COURT HAS A MISSION
Court Theatre is the professional theatre of the University of Chicago, dedicated to innovation, inquiry, intellectual engagement, and community service. Functioning as the University’s Center for Classic Theatre, Court mounts theatrical productions and audience enrichment programs in collaboration with faculty. These collaborations enable a re-examination of classic texts that pose the enduring and provocative questions that define the human experience.
Court Theatre endeavors to make a lasting contribution to classic American theatre by expanding the canon of translations, adaptations, and classic texts. Our theatre revives lost masterpieces; illuminates familiar texts; explores the African American theatrical canon; and discovers fresh, modern classics. Court engages and inspires its audience by providing artistically distinguished productions, audience enrichment activities, and student educational experiences.
COURT IS THE CENTER FOR CLASSIC THEATRE
Now in its 63rd Season, Court Theatre was founded in 1955 as an amateur outdoor summer theatre at the University of Chicago. In 1971, classics professor Nicholas Rudall assumed the role of director and conceived Court’s tradition of translating and adapting classic texts for contemporary audiences; the theatre was then established as a professional company with Actors’ Equity Association in 1975. In 1981, Court built its current home, the intimate, 251-seat Abelson Auditorium, and in 1983 the theatre incorporated as an independent nonprofit organization. Charles Newell, Marilyn F. Vitale Artistic Director, (named “one of the city’s most significant artistic assets” by the Chicago Tribune) has led Court since 1994, and Executive Director Stephen J. Albert joined the theatre in 2010.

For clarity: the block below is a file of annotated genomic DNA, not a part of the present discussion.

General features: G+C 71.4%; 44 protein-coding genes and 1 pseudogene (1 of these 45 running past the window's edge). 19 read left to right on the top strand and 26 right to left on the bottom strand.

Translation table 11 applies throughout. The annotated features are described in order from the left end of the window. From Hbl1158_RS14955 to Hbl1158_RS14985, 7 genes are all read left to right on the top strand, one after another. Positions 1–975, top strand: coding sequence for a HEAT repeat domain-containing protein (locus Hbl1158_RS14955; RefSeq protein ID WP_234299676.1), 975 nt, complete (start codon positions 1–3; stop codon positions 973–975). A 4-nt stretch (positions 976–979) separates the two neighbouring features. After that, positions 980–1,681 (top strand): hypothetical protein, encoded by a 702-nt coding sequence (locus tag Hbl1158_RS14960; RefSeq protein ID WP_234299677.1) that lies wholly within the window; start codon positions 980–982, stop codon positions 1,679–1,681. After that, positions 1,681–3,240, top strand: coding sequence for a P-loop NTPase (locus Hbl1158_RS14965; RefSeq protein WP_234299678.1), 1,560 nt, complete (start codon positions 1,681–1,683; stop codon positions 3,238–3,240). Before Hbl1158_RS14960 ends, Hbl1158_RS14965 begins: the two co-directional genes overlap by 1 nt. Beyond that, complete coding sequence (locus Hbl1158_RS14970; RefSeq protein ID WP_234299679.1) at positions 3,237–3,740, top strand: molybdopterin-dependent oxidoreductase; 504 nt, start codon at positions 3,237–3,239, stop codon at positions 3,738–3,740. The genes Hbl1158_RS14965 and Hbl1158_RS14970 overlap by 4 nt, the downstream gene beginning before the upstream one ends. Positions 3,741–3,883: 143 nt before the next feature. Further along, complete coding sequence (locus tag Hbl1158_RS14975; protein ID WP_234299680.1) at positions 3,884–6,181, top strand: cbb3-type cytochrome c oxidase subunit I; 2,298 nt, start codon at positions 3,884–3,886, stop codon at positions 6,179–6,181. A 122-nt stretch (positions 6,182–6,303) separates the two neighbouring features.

In 2010, Court became the Center for Classic Theatre at the University of Chicago to deeply explore what it means for a professional theatre to be in residence at a major university. Court is dedicated to the curation of large-scale, interdisciplinary theatrical experiences that fully access the amazing intellectual resources that surround the theatre at the University of Chicago.
What does the Center for Classic Theatre mean for Court Theatre audiences? Great productions that are informed by the richness of a great university. More world premiere translations and adaptations like Invisible Man, Native Son, and The Good Book. A theatre vigorously embedded in the fabric of the community. And above all, it means ambitious, exciting theatrical events.
Photo: Jacqueline Williams, Kareem Bandealy, Emjoy Gavino, and Erik Hellman in The Good Book (Brosilow).